Secretary of State report finds pay inequities persist in state pay despite equity law, raises
Auditors found that white people benefited more than people of color from pay raises aimed at reducing gaps
Wage gaps among 40,000 state employees in Oregon have not improved overall in the past seven years. (Getty Images)
Despite a 2017 pay equity law, two studies of the state payroll and two rounds of equity raises, women and people of color working for the state of Oregon still earn far less than white men, according to a report released Tuesday.
An analysis by the Secretary of State’s Audits Division compared a 2015 Portland State University salary study with the state’s payroll in 2022. It found that the pay gap for women remained the same over that period, while people of color earned less in 2022 compared to white men than they did in 2015. In both years, women working for the state earned 83 cents in base pay compared to $1 for white men.
For people of color, the equity gap actually grew over those seven years. In 2015, people of color working for the state earned 91 cents in base pay compared with $1 for white men. By 2022, people of color earned even less: 88 cents in base pay compared with $1 for white men.
“Oregon must do more to close persistent wage gaps for women and people of color in state government,” Ian Green, an audit manager with the Secretary of State’s Office, said in an online news conference.
The agency released the report on Tuesday because March 14 is Equal Pay Day. The study only looked at state salaries. It did not compare wage gaps in the private sector.
In 2017, the Oregon Legislature passed an equal pay bill to narrow inequities. The law applies to the state and private sector but excludes federal agencies. The law makes it illegal for employers to ask applicants about their salary history and stated that employee compensation should be based on factors such as education, training and experience. The law also opened the door for employee lawsuits against their employer over unequal pay.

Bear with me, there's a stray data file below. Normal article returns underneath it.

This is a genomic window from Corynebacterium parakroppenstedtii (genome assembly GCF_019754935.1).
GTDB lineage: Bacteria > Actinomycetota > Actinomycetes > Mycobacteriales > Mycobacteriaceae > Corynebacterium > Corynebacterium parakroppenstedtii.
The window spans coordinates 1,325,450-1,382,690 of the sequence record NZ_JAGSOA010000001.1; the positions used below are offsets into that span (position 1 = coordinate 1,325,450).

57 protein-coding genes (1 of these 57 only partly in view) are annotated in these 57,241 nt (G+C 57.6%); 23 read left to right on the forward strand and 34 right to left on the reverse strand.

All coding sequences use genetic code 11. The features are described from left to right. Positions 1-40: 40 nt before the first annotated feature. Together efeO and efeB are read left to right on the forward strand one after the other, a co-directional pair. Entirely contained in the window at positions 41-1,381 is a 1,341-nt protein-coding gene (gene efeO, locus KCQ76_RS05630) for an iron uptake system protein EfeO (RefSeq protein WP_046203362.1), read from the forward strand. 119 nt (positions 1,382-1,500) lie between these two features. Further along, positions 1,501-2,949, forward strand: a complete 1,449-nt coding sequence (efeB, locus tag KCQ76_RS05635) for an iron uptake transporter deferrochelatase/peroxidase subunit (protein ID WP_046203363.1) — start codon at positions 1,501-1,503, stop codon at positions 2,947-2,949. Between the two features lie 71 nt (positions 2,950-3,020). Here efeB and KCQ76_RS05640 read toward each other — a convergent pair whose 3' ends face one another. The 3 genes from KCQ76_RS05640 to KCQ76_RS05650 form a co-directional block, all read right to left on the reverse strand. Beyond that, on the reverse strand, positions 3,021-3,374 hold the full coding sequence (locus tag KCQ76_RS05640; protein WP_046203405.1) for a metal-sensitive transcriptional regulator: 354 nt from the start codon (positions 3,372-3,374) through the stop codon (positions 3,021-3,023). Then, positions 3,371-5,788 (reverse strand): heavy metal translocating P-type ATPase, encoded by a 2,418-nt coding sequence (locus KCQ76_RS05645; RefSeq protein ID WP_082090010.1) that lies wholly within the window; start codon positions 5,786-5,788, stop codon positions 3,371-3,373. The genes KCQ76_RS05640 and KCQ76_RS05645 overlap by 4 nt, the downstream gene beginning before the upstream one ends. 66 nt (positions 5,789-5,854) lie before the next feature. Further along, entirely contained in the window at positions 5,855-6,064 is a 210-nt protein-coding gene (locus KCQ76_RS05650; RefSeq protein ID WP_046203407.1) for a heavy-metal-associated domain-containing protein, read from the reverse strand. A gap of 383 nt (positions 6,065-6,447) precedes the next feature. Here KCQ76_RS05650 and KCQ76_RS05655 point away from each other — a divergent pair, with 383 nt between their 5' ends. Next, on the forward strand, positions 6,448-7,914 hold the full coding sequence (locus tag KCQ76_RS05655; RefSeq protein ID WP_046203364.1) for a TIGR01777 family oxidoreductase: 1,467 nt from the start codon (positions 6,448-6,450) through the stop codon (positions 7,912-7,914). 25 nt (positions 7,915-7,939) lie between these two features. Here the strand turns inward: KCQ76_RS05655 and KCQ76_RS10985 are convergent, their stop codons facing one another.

That law has affected starting state salaries, auditors found.
“(The state) no longer relies on an employee’s prior salary history, and salaries are now based on experience and education, among other factors,” Green said.
In a follow-up, the state analyzed pay in 2019 for 33,000 employees under the executive branch and issued pay raises to narrow gaps. It did the same in 2022 after analyzing the salaries of more than 40,000 employees.
The report states that those raises had an impact.
“On the individual level, these adjustments closed pay gaps between employees and their peers,” the report said, adding: “In some cases, wage gaps have closed; in other cases, these gaps have expanded.”
Employees of color still earn much less than white people in protective services and technician roles, while women earn less in protective services and maintenance jobs, the report found. But when raises were being handed out, white employees still received more money.
“On average, we found white employees received the largest pay adjustments in 2019 and 2022, while people of color received the smallest,” the report said.
That means state efforts have failed to change the status quo.
“The effects of years of systemic racism curbing learning opportunities and experience for women and people of color is largely to blame,” the report said. “Experience and seniority appear to be a contributing factor to the wage gaps among state employees. The data shows the state’s pay equity adjustments are not sufficiently addressing some of the root causes behind existing inequities.”
Unequal pay has a huge impact over time, Green said.
“For example, a woman would need to work nearly 44 years to earn the same amount a man earns in 30 years based on the average wage gap since 1960,” Green said.
The report did not find that any state agencies had failed to follow the 2017 law. And it did note progress on the demographic front, especially with the hiring of more women.
“State employees are more likely to be female than the general population. Women made up approximately 55% of the state workforce, but only represent about 50% of the population,” the report said.
More people of color were hired as well, but they still make up less than a quarter of the state workforce, the report found.
The report called on the Legislature to order yet another study – this time of the implementation of the Pay Equity Bill – and to consider potential legislation to address equity gaps.
It said the Department of Administrative Services should review “pay equity processes to determine the causes of systemic wage gaps in state government and if adjustments are needed for future rounds of pay equity studies.”
Those adjustments could focus on education and culture, the report said.
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